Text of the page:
How did the human mind emerge from the collection of neurons that makes up the brain? How did the brain acquire self-awareness, functional autonomy, language, and the ability to think, to understand itself and the world? In this volume in MIT’s Essential Knowledge series, Zoltan Torey offers an accessible and concise description of the evolutionary breakthrough that created the human mind. Drawing on insights from evolutionary biology, neuroscience, and linguistics, Torey reconstructs the sequence of events by which Homo erectus became Homo sapiens. He describes the augmented functioning that underpins the emergent mind—a new (“off-line”) internal response system with which the brain accesses itself and then forms a selection mechanism for mentally generated behavior options. This functional breakthrough, Torey argues, explains how the animal brain’s “awareness” became self-accessible and reflective—that is, how the human brain acquired a conscious mind. Consciousness, unlike animal awareness, is not a unitary phenomenon but a composite process. Torey’s account shows how protolanguage evolved into language, how a brain subsystem for the emergent mind was built, and why these developments are opaque to introspection. We experience the brain’s functional autonomy, he argues, as free will. Torey proposes that once life began, consciousness had to emerge—because consciousness is the informational source of the brain’s behavioral response. Consciousness, he argues, is not a newly acquired “quality,” “cosmic principle,” “circuitry arrangement,” or “epiphenomenon,” as others have argued, but an indispensable working component of the living system’s manner of functioning.

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    The Conscious Mind by Zoltan Torey

    The Conscious Mind

    3.5 hrs • 7/1/15 • Unabridged
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  9. 10.1 hrs • 6/16/2015 • Unabridged

    Weaving together historical examples, scientific studies, and compelling court cases—from the border collie put on trial in Kentucky to the five teenagers who falsely confessed in the Central Park jogger case—Benforado shows how our judicial processes fail to uphold our values and protect society’s weakest members. With clarity and passion, he lays out the scope of the problem and proposes a wealth of reforms that could prevent injustice and help us achieve true fairness and equality before the law.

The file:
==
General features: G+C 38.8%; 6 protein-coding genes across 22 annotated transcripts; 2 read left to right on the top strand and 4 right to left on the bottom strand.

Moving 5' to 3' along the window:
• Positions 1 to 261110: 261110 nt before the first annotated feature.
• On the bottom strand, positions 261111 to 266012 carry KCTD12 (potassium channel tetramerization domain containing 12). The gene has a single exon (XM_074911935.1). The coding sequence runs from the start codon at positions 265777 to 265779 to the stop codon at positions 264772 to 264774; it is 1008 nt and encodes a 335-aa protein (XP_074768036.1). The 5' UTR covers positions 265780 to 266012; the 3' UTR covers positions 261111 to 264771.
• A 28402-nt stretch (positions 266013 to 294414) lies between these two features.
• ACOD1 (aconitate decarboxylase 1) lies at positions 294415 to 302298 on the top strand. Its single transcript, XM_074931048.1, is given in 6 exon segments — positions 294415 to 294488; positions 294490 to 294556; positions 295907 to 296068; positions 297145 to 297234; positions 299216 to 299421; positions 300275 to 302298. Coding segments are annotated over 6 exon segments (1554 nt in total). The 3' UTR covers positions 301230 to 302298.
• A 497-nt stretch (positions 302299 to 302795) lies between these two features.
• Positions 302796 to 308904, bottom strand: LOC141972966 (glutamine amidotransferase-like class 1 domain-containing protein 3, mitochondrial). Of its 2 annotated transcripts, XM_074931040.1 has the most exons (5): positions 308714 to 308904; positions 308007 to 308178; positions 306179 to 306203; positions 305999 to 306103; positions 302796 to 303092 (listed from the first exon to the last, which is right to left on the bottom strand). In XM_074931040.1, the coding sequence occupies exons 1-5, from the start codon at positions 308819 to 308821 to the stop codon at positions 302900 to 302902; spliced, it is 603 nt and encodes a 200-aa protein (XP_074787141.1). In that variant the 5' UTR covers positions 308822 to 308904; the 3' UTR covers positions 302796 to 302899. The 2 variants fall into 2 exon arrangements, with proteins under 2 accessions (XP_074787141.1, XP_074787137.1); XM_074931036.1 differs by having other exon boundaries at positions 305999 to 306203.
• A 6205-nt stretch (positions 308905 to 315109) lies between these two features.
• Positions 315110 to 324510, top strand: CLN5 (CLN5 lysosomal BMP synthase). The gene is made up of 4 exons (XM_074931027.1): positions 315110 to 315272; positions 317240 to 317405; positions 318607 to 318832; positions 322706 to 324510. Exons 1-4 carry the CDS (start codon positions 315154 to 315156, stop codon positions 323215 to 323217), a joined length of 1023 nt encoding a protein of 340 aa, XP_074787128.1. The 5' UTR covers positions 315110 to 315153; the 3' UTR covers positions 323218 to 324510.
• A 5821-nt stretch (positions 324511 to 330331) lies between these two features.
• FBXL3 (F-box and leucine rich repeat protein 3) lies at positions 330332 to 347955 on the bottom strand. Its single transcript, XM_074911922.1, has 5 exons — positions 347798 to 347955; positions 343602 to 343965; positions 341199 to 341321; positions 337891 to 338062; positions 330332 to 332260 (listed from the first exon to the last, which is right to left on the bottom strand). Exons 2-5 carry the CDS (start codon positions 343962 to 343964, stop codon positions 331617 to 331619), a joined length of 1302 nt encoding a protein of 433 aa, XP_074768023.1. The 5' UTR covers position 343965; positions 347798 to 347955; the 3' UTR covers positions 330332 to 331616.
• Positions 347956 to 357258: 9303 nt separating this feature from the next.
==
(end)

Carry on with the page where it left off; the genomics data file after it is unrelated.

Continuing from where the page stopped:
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    Unfair

    10.1 hrs • 6/16/15 • Unabridged
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  10. 3.4 hrs • 5/19/2015 • Unabridged

    Three-time New York Times bestselling author Dan Ariely presents an expanded collection of his immensely popular Wall Street Journal advice column, “Ask Ariely.” Behavioral economist Dan Ariely revolutionized the way we think about ourselves, our minds, and our actions in his books Predictably Irrational, The Upside of Irrationality, and The Honest Truth about Dishonesty. Ariely applies this scientific analysis of the human condition in his “Ask Ariely” Q & A column in the Wall Street Journal, in which he responds to readers who write in with personal conundrums ranging from the serious to the curious:What can you do to stay calm when you’re playing the volatile stock market?What’s the best way to get someone to stop smoking?How can you maximize the return on your investment at an all-you-can-eat buffet?Is it possible to put a price on the human soul?Can you ever rationally justify spending thousands of dollars on a Rolex? In Irrationally Yours, a broad variety of economic, ethical, and emotional dilemmas are explored and addressed. Using his trademark insight and wit, Ariely helps us reflect on how we can reason our way through external and internal challenges. Readers will laugh, learn, and most importantly gain a new perspective on how to deal with the inevitable problems that plague our daily life.

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    Irrationally Yours

    3.4 hrs • 5/19/15 • Unabridged
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  11. 8.3 hrs • 5/12/2015 • Unabridged

    A transformative, fascinating new theory that reveals how our unconscious fear of death powers almost everything we do, shining a light on the hidden motivations of human behavior. More than one hundred years ago, the American philosopher William James wrote that the knowledge that we must die is “the worm at the core” of the human condition—a universally shared fear that informs all our thoughts and actions, from the great art we create to the devastating wars we wage. Using data collected from human subjects, Sheldon Solomon, Jeff Greenberg, and Tom Pyszczynski show conclusively that the fear of death and the desire to transcend it inspire us to buy expensive cars, crave fame, put our health at risk, and disguise our animal nature. The fear of death can also prompt judges to dole out harsher punishments, make children react negatively to people different from themselves, and inflame intolerance and violence. But the worm at the core need not consume us. This book also reveals how human beings have come to terms with death and learned to lead lives of courage, creativity, and compassion. It infuses our lives with order, stability, significance, and purpose, and these anchors enable us to function moment to moment without becoming overwhelmed by the knowledge of our ultimate fate.

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    The Worm at the Core

    8.3 hrs • 5/12/15 • Unabridged
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  12. 4.8 hrs • 5/1/2015 • Unabridged